Nims Obunge is a pastor at the Freedom’s Ark Church in Tottenham, North London. This is a part of Europe‘s most diverse city where one is destined to meet a lot of Black people of African and Caribbean descent. In 2011 when protests broke in North London, the world was given a view of how these Londoners lived in desperate, if not squalid conditions, compared to the image we have of the city.
In 2008, Obunge told the BBC what he made of life in North London from the perspective of a pastor.
“[W]e had a big problem with violent crime here. I was burying young people who had been shot or stabbed and I was speaking at their death, yet I’d never had the opportunity to speak in their lives. So, I felt challenged by God to see whether I could pastor people who I knew would never come to my church,” Obunge said at the time.
This experience as undoubtedly shaped his understanding of what it is to be a Londoner. His Christian ministry is now well-received and he commands respect beyond Tottenham and the pulpit. He was once a Deputy Lieutenant to the Lord Lieutenant of Greater London. But he is still a Black man in Great Britain, Obunge claims.
He told The Africa Report: “[T]he history of the black experience has painfully revealed the base nature of our humanity. Slavery, colonialism and imperialism must never be forgotten as eras of cruelty and total violations of basic human rights.”
Obunge wants to be in a position of influence where his decisions edge towards the restoration and defense of Black humanity. And so when polls open in London on Thursday, May 6, he will be one of 20 individuals vying for the position of London mayor. This list includes incumbent Sadiq Khan, a Labour Party politician of Pakistani descent. Obunge is thought to be an unlikely winner and part of it is that he is an independent runner but the 56-year-old has a plan if the unexpected happens.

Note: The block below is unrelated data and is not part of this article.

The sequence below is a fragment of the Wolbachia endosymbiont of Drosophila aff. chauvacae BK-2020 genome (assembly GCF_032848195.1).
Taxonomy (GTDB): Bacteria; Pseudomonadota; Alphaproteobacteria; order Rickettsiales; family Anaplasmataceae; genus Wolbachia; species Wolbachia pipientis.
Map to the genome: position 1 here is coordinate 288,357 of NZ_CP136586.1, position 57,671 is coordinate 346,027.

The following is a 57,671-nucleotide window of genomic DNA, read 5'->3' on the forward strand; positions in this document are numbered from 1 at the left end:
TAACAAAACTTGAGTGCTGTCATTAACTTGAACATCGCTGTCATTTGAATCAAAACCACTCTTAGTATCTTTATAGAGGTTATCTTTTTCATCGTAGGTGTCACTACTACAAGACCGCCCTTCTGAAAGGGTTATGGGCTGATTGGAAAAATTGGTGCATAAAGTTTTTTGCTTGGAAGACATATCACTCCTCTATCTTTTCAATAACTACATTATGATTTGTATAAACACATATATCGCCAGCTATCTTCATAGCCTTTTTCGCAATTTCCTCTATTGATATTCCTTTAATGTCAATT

“I will call a truce against gang warfare, set up a program for offenders who need to be trained to change their outlooks and immediately establish a Covid-19 Recovery Plan for businesses that need to get back on their feet,” he summarized.
But Obunge is not the only among the hopeful lot to have intimate knowledge of gang violence in London. The Conservative Party’s Shaun Bailey, another Black man, has also touted his experience with the phenomenon among poor ethnic minorities and has said “politics isn’t scary when you’ve seen stabbings”.
Yet, Obunge believes he comes to his conclusions and construction of his identity quite differently than Bailey who is of Jamaican descent. The latter’s parents were among the Windrush generation but the former believes being in Africa and being an African is a phenomenon that forces an appreciation of Blackness like no other.
Obunge was born to Nigerian parents in 1956 in Kensington, London. His father was a diplomat and that meant Obunge’s family traveled a lot. He lived for a while in Nigeria, graduating from the University of Jos in the 1980s. He then returned to the UK after his brother was diagnosed with cancer and has since made his birth country his home.